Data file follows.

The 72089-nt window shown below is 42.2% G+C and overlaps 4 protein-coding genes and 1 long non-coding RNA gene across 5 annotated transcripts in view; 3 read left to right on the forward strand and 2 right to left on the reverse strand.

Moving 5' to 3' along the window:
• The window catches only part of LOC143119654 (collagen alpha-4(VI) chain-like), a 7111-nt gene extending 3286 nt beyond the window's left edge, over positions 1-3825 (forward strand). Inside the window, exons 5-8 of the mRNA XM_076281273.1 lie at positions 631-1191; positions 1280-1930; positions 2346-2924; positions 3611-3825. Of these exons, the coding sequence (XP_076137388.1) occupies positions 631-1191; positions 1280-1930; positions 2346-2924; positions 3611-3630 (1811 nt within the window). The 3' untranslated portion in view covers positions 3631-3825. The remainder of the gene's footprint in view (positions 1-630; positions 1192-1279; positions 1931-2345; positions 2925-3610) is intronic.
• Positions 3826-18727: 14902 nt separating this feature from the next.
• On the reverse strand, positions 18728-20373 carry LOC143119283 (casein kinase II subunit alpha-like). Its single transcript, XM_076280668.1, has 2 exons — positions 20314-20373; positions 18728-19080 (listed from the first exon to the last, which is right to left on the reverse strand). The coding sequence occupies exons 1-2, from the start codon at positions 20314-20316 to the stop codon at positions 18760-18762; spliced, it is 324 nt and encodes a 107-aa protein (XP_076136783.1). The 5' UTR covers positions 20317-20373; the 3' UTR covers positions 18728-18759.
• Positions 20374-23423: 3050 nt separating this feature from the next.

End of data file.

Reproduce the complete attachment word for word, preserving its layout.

The 72089-nt window shown below is 42.2% G+C and overlaps 4 protein-coding genes and 1 long non-coding RNA gene across 5 annotated transcripts in view; 3 read left to right on the forward strand and 2 right to left on the reverse strand.

Moving 5' to 3' along the window:
• The window catches only part of LOC143119654 (collagen alpha-4(VI) chain-like), a 7111-nt gene extending 3286 nt beyond the window's left edge, over positions 1-3825 (forward strand). Inside the window, exons 5-8 of the mRNA XM_076281273.1 lie at positions 631-1191; positions 1280-1930; positions 2346-2924; positions 3611-3825. Of these exons, the coding sequence (XP_076137388.1) occupies positions 631-1191; positions 1280-1930; positions 2346-2924; positions 3611-3630 (1811 nt within the window). The 3' untranslated portion in view covers positions 3631-3825. The remainder of the gene's footprint in view (positions 1-630; positions 1192-1279; positions 1931-2345; positions 2925-3610) is intronic.
• Positions 3826-18727: 14902 nt separating this feature from the next.
• On the reverse strand, positions 18728-20373 carry LOC143119283 (casein kinase II subunit alpha-like). Its single transcript, XM_076280668.1, has 2 exons — positions 20314-20373; positions 18728-19080 (listed from the first exon to the last, which is right to left on the reverse strand). The coding sequence occupies exons 1-2, from the start codon at positions 20314-20316 to the stop codon at positions 18760-18762; spliced, it is 324 nt and encodes a 107-aa protein (XP_076136783.1). The 5' UTR covers positions 20317-20373; the 3' UTR covers positions 18728-18759.
• Positions 20374-23423: 3050 nt separating this feature from the next.